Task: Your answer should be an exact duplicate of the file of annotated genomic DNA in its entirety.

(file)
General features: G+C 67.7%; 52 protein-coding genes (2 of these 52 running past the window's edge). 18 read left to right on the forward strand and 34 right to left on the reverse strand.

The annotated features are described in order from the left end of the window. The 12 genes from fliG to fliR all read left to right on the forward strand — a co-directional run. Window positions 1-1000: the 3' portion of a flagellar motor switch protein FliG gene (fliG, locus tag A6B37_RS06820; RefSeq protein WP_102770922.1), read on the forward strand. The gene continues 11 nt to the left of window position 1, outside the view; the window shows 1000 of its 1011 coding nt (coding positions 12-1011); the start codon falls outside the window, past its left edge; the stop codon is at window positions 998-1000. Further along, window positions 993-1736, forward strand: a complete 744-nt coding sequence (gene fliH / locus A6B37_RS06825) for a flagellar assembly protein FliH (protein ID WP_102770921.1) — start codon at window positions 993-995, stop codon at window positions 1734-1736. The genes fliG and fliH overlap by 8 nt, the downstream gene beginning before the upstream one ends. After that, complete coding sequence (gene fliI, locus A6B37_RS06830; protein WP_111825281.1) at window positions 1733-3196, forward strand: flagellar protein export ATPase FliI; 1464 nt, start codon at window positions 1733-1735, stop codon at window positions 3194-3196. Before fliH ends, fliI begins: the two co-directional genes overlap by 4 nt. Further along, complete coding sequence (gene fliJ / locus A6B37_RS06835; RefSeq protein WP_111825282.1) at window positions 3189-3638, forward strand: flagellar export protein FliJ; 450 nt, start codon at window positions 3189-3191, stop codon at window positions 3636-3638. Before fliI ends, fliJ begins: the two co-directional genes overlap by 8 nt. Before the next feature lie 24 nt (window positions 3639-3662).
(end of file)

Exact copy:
General features: G+C 67.7%; 52 protein-coding genes (2 of these 52 running past the window's edge). 18 read left to right on the forward strand and 34 right to left on the reverse strand.

The annotated features are described in order from the left end of the window. The 12 genes from fliG to fliR all read left to right on the forward strand — a co-directional run. Window positions 1-1000: the 3' portion of a flagellar motor switch protein FliG gene (fliG, locus tag A6B37_RS06820; RefSeq protein WP_102770922.1), read on the forward strand. The gene continues 11 nt to the left of window position 1, outside the view; the window shows 1000 of its 1011 coding nt (coding positions 12-1011); the start codon falls outside the window, past its left edge; the stop codon is at window positions 998-1000. Further along, window positions 993-1736, forward strand: a complete 744-nt coding sequence (gene fliH / locus A6B37_RS06825) for a flagellar assembly protein FliH (protein ID WP_102770921.1) — start codon at window positions 993-995, stop codon at window positions 1734-1736. The genes fliG and fliH overlap by 8 nt, the downstream gene beginning before the upstream one ends. After that, complete coding sequence (gene fliI, locus A6B37_RS06830; protein WP_111825281.1) at window positions 1733-3196, forward strand: flagellar protein export ATPase FliI; 1464 nt, start codon at window positions 1733-1735, stop codon at window positions 3194-3196. Before fliH ends, fliI begins: the two co-directional genes overlap by 4 nt. Further along, complete coding sequence (gene fliJ / locus A6B37_RS06835; RefSeq protein WP_111825282.1) at window positions 3189-3638, forward strand: flagellar export protein FliJ; 450 nt, start codon at window positions 3189-3191, stop codon at window positions 3636-3638. Before fliI ends, fliJ begins: the two co-directional genes overlap by 8 nt. Before the next feature lie 24 nt (window positions 3639-3662).